In the first generation that followed man’s alienation from God, then, Abel took the first human step back in the direction of Eden. In the world of things seen, he perceived God’s most basic self-testimony. This spiritual perception was an act of faith, in which Abel understood that “the worlds were framed by the word of God.”
Abel’s thought was followed by that of Enoch, who discerned the moral structure of existence. It was clear to Enoch, not only that God is, but also that he is the rewarder of them that diligently seek him.” To the deductions of mathematics, therefore, and the insights of metaphysics, Enoch added the requirements of the moral order. He perceived that whatever separated true from false also separated good from evil.
In the transition from Abel to Enoch we trace the noetic step from the invisible things clearly seen to the law written in the heart—man’s conscience bearing witness to his responsibility. Just as Abel discerned the human mind as the locus where the universe learned the truth about itself, Enoch perceived in the human conscience the classroom where the universe was instructed about right and wrong.
The biographies of Abel and Enoch testify that neither man lived very long. The first was driven from this world by a violent human hand, and the second was summoned forth by a divine impatience, unwilling to wait longer for the delight of his company.
Since neither thinker remained long on the earth, it fell to a third patriarch to discover the moral structure of history; this discovery requires a bit more time. Living longer than Abel and Enoch, Noah carried their teachings to his consideration of culture and human affairs. If Abel was a metaphysician and Enoch a moralist, Noah was a prophet.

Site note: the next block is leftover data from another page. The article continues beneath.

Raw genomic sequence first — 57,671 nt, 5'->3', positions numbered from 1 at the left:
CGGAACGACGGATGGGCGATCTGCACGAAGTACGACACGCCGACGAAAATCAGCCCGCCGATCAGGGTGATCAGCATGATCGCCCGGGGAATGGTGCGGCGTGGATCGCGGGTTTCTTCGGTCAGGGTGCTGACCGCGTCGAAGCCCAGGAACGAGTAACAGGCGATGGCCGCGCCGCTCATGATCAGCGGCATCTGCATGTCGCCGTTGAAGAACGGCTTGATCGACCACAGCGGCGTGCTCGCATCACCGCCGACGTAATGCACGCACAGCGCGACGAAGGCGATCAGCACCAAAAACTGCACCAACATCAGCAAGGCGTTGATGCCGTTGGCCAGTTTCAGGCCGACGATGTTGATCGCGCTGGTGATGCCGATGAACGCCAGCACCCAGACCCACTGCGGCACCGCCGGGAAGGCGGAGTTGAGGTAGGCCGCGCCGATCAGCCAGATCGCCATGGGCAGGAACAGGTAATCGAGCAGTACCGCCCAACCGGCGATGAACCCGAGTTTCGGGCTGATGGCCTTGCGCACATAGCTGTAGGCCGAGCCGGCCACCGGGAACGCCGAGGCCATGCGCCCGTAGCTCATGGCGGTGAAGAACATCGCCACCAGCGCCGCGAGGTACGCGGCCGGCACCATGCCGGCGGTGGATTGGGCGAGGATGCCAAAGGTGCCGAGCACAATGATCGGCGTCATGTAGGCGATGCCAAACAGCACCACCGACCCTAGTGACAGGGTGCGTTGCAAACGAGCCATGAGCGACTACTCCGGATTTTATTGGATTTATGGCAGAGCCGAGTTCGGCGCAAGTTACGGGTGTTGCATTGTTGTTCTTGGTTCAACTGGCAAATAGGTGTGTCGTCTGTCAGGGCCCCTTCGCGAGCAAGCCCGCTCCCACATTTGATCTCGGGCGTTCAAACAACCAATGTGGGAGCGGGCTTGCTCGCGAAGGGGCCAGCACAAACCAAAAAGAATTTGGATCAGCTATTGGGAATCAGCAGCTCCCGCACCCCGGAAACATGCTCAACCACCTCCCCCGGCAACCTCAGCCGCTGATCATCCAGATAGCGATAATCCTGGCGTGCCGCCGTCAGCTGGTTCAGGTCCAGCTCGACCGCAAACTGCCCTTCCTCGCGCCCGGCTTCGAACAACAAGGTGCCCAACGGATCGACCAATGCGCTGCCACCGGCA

Tutored by the patriarchal tradition, which affirmed that God is the rewarder of them that diligently seek him, the observant and logical Noah became certain that “the wrath of God is revealed from heaven against all ungodliness of men who hold the truth in unrighteousness.” Metaphysics and the moral order drove his mind to the necessity of the retributive eschata. Evil was unnatural; it could not go on indefinitely. Driven by the fear such a perception engendered in his soul, Noah got busy and “prepared an ark to the saving of his house.”
Thus, in the three major patriarchs who followed the Fall, the human mind was enabled to grasp the true structure and significance of the world, to lay hold on the moral foundations of reality, and to act on a correct understanding of human events.
In this progression, humanity was duly prepared for the vocation of Abraham. Even as he dwelt in tents with Isaac and Jacob, Abraham was the heir of a thorough and intense tutelage. Though he left Ur not knowing whither he went, he was in no doubt about the universe—and university—he came from.
Sunday, January 24
Matthew 8:5-13: There is a parable in today’s Gospel reading, the most surprising feature of which is that the centurion—not Jesus—is the one who tells the parable. He says to Jesus, “I also am a man placed under authority, having soldiers under me. And I say to one, “Go,” and he goes; and to another, “Come,” and he comes; and to my servant, “Do this,” and he does it.
Plainly put, what the centurion says is a real parable—a traditional biblical mashal, symbolic speech in which the meaning is conveyed through metaphor, simile, and/or allegory. In this case, the metaphor is military.
The centurion’s parable has to do with authority, exsousia: “I also am a man placed under authority.” That is to say, the centurion, in order to understand what Jesus is about, has recourse to what in military terms is called the “chain of command,” because he recognizes in Jesus a source of authority, the ability to make things happen by way of simple, even monosyllabic, command. This is something the centurion understands.
Indeed, it is possible that no one in the New Testament understood better than this centurion the proper function of Jesus’ parables. He tells this parable to explain to Jesus why it is not necessary for the Savior to come and visit the sick man in person. The proper word of authority is all that is needed. Jesus’ presence is no more necessary to the situation than the presence of a military officer in every place where his authority extends.